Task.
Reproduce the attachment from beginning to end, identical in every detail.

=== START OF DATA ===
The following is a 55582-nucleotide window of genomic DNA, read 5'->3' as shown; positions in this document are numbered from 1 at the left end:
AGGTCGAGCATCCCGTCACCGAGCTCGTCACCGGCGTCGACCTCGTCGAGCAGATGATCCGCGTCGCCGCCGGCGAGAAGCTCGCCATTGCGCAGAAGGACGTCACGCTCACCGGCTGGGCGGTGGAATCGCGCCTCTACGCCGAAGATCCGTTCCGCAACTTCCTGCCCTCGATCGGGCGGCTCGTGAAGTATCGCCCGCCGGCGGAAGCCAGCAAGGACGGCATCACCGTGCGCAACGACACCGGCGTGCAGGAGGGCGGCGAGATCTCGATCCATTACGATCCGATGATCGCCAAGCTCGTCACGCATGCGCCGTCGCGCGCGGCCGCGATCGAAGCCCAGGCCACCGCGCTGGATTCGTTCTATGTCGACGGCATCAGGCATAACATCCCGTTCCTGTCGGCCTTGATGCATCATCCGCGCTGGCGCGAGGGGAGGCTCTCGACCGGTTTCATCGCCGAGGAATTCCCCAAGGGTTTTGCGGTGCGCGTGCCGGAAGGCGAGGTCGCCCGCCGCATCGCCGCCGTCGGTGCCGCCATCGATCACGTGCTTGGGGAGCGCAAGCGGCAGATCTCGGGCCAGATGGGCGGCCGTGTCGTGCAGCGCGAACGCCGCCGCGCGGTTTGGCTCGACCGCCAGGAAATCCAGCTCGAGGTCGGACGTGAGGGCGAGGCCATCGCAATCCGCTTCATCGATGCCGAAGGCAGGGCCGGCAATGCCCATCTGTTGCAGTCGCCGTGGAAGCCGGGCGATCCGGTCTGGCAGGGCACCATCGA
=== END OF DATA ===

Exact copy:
The following is a 55582-nucleotide window of genomic DNA, read 5'->3' as shown; positions in this document are numbered from 1 at the left end:
AGGTCGAGCATCCCGTCACCGAGCTCGTCACCGGCGTCGACCTCGTCGAGCAGATGATCCGCGTCGCCGCCGGCGAGAAGCTCGCCATTGCGCAGAAGGACGTCACGCTCACCGGCTGGGCGGTGGAATCGCGCCTCTACGCCGAAGATCCGTTCCGCAACTTCCTGCCCTCGATCGGGCGGCTCGTGAAGTATCGCCCGCCGGCGGAAGCCAGCAAGGACGGCATCACCGTGCGCAACGACACCGGCGTGCAGGAGGGCGGCGAGATCTCGATCCATTACGATCCGATGATCGCCAAGCTCGTCACGCATGCGCCGTCGCGCGCGGCCGCGATCGAAGCCCAGGCCACCGCGCTGGATTCGTTCTATGTCGACGGCATCAGGCATAACATCCCGTTCCTGTCGGCCTTGATGCATCATCCGCGCTGGCGCGAGGGGAGGCTCTCGACCGGTTTCATCGCCGAGGAATTCCCCAAGGGTTTTGCGGTGCGCGTGCCGGAAGGCGAGGTCGCCCGCCGCATCGCCGCCGTCGGTGCCGCCATCGATCACGTGCTTGGGGAGCGCAAGCGGCAGATCTCGGGCCAGATGGGCGGCCGTGTCGTGCAGCGCGAACGCCGCCGCGCGGTTTGGCTCGACCGCCAGGAAATCCAGCTCGAGGTCGGACGTGAGGGCGAGGCCATCGCAATCCGCTTCATCGATGCCGAAGGCAGGGCCGGCAATGCCCATCTGTTGCAGTCGCCGTGGAAGCCGGGCGATCCGGTCTGGCAGGGCACCATCGA